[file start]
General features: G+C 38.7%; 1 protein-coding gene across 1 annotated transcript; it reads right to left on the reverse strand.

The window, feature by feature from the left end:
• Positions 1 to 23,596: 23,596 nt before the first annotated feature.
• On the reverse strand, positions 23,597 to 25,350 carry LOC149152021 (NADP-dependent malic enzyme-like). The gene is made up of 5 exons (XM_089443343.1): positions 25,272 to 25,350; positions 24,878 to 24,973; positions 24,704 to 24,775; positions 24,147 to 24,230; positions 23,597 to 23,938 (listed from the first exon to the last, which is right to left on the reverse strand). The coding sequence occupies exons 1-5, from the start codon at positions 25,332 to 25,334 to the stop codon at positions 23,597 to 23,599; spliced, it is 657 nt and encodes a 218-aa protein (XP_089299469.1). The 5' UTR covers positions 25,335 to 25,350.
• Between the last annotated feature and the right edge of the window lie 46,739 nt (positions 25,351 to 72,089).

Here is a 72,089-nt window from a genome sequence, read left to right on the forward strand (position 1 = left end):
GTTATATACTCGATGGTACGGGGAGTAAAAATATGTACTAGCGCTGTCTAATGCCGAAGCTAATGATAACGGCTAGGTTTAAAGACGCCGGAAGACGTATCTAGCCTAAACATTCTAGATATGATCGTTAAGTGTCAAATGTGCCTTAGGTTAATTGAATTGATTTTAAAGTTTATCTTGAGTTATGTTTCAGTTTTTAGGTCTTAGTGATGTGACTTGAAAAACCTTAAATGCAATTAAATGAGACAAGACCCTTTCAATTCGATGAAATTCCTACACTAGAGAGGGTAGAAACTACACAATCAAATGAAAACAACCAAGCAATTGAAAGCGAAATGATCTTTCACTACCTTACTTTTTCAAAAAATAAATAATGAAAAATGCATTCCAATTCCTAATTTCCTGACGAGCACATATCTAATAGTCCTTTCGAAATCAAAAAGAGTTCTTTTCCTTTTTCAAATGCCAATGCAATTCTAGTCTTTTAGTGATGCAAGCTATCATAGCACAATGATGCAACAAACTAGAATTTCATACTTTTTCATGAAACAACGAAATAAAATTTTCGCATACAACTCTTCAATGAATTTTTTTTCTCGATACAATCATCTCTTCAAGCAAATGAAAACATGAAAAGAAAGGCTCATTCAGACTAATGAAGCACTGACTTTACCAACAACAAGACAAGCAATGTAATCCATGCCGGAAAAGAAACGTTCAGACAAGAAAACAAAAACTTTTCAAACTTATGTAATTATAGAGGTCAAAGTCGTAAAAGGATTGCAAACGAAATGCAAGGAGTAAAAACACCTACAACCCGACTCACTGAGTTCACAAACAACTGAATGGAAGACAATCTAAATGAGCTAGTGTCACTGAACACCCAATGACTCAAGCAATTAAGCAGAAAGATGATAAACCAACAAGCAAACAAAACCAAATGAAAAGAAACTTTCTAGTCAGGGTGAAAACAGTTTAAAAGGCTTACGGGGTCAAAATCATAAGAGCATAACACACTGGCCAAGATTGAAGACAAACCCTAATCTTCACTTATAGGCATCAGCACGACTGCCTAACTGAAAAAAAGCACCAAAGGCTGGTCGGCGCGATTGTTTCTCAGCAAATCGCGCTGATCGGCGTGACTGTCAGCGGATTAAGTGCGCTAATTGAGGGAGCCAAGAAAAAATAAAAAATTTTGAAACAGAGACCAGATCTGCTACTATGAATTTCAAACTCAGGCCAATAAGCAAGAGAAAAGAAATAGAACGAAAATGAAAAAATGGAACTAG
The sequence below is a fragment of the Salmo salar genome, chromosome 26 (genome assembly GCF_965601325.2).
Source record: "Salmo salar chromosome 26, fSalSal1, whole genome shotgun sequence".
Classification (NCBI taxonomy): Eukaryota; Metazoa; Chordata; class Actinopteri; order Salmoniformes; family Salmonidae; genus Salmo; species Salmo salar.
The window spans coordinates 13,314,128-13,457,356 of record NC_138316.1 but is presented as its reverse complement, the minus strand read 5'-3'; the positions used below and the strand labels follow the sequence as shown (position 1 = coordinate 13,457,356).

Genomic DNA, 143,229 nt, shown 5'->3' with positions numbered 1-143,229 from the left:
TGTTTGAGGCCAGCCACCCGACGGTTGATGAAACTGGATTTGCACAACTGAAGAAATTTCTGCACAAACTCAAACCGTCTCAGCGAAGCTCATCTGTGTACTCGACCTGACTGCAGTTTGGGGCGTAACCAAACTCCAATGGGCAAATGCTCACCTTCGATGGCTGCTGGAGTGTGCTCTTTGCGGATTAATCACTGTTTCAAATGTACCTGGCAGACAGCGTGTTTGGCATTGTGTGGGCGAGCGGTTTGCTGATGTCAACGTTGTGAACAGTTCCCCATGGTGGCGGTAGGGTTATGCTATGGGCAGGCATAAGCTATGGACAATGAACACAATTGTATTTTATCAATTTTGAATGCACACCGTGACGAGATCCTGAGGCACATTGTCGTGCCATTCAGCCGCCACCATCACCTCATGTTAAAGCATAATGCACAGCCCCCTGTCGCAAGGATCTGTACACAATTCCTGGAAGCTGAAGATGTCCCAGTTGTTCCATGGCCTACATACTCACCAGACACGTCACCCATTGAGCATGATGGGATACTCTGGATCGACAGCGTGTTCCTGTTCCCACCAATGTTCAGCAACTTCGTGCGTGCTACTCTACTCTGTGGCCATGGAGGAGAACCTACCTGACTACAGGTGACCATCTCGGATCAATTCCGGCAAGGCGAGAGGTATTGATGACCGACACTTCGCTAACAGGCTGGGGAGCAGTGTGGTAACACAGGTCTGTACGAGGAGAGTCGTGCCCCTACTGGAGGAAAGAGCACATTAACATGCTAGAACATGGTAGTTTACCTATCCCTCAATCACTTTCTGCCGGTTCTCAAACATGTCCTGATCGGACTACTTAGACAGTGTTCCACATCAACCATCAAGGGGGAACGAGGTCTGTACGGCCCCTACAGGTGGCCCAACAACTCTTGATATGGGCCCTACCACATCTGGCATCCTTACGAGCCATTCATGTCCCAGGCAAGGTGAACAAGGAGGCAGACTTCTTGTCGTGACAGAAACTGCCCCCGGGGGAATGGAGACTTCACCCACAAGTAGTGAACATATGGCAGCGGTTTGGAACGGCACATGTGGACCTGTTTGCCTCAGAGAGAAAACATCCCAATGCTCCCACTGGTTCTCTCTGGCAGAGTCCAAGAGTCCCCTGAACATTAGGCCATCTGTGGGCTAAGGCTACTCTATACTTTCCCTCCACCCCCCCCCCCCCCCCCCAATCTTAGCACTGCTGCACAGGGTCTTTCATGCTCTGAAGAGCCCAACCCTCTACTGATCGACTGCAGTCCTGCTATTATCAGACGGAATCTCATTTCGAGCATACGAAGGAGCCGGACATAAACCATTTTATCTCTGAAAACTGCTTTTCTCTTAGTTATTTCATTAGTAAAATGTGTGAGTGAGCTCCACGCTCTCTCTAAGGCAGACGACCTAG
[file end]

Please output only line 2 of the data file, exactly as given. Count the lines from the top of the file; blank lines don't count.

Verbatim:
The window, feature by feature from the left end: